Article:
Those two things - consistency and a guide - are 100% what make the difference since I've been practicing regularly with Headspace.  Lovely, British, friendly Andy leads series that are just basic or focused on any wide variety of things - Kindness, Patience (which was my first pick when Marc let me choose the series), Anxiety (our current series), Depression, Competition, Focus, you name it.  Oh, and let's not forget - SLEEP.  Rather than a series, this one-off meditation has almost never failed to put me out like a light before the exercise is even finish.

I've gotten so many day-to-day benefits of Headspace, and I've enjoyed even more seeing how much Marc has benefitted and how incredibly devoted he is to his daily practice now.  Especially these days when the simplest of actions I'd have previously taken for granted take foreverrrrrr because of my cast situation.  The presence and patience I've gained has definitely kept me from having a meltdown.

This has been not just an invaluable tool for us, but also a reminder that as much as I resist being a beginner and love being an "expert," as people we can never stop learning.  And that means having an open, receptive, humble beginner's mind.  How ridiculous to assume I couldn't benefit from this!  It's not as though I've found enlightenment, for God's sake.

Check Headspace out.  They have a great free trial offer, and absolutely everyone, from the meditation novice to the meditation expert (if there even is such a thing) will reap great benefits.

Saturday, September 3, 2016

Casting On

This morning marks the beginning of Day 2 of the 20 days my foot (and lower leg) will be in a hard cast.  Just shy of three weeks - which is seriously not bad at all.  So many friends and friends-of-friends have told me far worse injury horror stories, and I am counting my blessings.  My left foot desperately wants to point and rotate at the ankle joint and wiggle and be free, and it's a very strange feeling for it to be restricted!

But, marvels of modern medicine - it's not an old-fashioned, heavy plaster cast.  It's thin fiberglass, rolled around like gauze.  Inside my foot is cushioned in soft pillow-y wrapping.  Having never had a hard cast before and imagining the worst sort of immobile misery and torture, this is not half bad!

As I'm wont to do, I've set myself some goals for this time where I can't pursue all my usual goals.  I plan on recording a yoga video demonstrating and teaching a Yoga with a Cast Sequence.  It'll be the first time I'll ever have done that, aside from being featured for Karma Kids Yoga's Peace In studio (check out Prenatal Yoga/Pilates here!).  There are a few cast sequences out there on YouTube, but for the most part they're in the 5 minute or so range.  I'm going to see what I can do to come up with a more substantive, 20-30 minute class with a little strength work mixed in.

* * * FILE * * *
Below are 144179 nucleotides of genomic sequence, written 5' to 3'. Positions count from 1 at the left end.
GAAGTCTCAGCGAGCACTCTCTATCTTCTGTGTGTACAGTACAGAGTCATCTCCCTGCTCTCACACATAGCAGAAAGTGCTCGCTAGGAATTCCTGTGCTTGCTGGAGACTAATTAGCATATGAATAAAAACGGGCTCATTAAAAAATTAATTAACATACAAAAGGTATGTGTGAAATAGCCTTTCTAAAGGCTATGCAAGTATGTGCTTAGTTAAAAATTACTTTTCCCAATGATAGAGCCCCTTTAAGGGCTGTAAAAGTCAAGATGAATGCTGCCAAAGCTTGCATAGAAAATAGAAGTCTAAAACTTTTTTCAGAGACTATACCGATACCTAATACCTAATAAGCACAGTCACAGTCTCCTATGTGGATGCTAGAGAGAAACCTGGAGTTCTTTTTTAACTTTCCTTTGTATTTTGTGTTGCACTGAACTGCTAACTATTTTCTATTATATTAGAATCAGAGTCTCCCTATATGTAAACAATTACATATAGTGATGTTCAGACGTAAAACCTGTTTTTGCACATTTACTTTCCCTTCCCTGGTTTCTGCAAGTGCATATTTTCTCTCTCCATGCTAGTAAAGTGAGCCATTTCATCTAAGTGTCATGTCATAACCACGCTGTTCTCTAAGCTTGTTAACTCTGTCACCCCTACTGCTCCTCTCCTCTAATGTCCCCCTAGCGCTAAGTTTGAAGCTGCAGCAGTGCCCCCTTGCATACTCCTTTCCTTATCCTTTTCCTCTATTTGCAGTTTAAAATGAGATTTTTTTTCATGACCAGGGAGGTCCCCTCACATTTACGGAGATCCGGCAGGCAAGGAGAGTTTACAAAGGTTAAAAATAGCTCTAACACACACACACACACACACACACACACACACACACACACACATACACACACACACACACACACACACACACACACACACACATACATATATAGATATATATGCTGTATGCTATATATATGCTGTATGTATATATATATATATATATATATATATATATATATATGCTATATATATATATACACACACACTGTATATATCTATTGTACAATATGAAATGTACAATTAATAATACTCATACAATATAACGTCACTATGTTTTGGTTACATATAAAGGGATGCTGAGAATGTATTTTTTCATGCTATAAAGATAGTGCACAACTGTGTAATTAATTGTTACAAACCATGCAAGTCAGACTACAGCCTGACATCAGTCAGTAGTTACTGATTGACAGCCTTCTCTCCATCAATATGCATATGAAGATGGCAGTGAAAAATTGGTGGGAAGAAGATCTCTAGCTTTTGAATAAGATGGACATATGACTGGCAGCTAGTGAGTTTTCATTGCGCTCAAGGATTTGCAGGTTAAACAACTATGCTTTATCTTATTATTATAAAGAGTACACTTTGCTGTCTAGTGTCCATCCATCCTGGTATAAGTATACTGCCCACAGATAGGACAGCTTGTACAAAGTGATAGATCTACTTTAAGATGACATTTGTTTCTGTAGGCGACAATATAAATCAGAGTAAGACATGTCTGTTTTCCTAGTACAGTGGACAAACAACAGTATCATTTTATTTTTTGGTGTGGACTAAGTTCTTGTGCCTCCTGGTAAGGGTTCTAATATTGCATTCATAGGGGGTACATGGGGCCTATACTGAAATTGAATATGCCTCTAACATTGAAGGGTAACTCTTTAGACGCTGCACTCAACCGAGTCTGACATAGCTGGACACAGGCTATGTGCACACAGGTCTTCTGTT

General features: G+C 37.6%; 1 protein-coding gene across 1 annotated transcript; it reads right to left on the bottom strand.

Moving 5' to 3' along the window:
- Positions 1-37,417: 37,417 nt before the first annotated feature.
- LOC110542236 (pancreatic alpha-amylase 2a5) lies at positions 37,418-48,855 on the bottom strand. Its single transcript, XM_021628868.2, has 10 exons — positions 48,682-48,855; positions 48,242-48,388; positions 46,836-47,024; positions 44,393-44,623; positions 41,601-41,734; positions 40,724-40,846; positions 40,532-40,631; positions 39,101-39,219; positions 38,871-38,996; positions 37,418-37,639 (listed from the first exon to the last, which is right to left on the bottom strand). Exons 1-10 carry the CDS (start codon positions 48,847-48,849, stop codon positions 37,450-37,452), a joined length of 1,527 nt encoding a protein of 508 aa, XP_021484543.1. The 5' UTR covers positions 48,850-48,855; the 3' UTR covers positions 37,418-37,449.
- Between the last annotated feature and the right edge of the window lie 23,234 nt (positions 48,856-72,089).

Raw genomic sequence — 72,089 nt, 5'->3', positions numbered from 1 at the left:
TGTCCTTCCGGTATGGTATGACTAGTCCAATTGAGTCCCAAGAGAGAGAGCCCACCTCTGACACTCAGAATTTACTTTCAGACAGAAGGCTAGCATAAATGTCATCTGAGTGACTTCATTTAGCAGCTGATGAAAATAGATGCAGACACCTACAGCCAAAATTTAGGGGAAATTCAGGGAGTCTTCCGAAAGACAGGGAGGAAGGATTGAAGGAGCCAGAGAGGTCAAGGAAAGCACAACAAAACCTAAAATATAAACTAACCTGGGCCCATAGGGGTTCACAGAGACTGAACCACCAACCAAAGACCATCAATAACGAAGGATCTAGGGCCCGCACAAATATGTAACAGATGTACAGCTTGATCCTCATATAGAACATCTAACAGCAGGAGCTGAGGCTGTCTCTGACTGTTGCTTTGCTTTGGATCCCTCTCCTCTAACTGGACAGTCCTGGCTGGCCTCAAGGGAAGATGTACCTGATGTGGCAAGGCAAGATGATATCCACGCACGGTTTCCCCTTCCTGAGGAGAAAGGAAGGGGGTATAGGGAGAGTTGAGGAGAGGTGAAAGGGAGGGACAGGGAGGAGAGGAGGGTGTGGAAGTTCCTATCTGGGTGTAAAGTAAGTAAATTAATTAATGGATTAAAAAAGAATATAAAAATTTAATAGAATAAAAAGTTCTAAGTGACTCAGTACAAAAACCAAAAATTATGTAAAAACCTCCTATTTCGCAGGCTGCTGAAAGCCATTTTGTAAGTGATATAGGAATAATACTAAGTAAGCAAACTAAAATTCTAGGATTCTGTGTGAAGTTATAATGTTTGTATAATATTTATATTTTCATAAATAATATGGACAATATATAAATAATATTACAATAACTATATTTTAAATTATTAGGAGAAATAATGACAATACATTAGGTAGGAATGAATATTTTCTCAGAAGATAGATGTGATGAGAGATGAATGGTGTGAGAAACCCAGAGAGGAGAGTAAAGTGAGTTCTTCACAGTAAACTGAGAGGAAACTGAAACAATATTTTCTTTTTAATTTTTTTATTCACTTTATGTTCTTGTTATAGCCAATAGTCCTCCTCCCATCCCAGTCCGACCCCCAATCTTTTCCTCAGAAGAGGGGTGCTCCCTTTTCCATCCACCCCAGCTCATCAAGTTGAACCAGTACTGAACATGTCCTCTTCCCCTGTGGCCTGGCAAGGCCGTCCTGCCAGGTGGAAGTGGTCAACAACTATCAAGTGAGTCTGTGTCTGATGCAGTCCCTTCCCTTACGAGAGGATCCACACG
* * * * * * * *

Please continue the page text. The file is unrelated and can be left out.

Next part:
My main goal, or my main skill that I've acquired that I want to master - is knitting.  Last week, my incredibly loving friend Laura Frye came over to help escort me to the pool (ah, the pool!), have dinner with me, and teach my clumsy hands the art of knitting.  I am completely hooked.  It took me about four days to be able to do a slipknot without having to watch the video she made for me a dozen times and failing two dozen times each attempt, and I spent an entire Sunday unable to get past the first row without a gigantic loop at the end, but casting on is the one knitting skill that I took to right away.  I find the semantics of that pretty funny.

Knitting has been a funny combination of soothing and infuriating so far.  I really struggle at being a beginner at something - I take the inevitable mistakes and failures that are a part of learning a new skill entirely too seriously and it sets off a frustrated temper that I'm pretty sure I came by honestly from my mom and granddaddy.  But it's good for me to be humbled by new things.  It's good for me to be a beginner instead of an expert.  And when I do find myself in a good groove, getting it, my muscles starting to make it a memory, then I find that soothing zen extolled by so many knitters.

So, here I am.  Instead of up in Cold Spring, enjoying my first married getaway since our honeymoon hiking with my love, we're here in Astoria.  The husband is sleeping in.  (I slept in til almost 8!  A big accomplishment)  We're already having a wonderful Staycation together, which we plan to stuff with movies, delicious food, games, reading, knitting (for me, not him!) and some time with beloved friends.

The cast is on.  It's helping my torn ligaments and other soft tissues mend back together.  I might as well love it, and use it as a chance to dive into my new practice - slipknot, cast on, and knit.

Saturday, August 27, 2016

AromaYIN at The Giving Tree Yoga Studio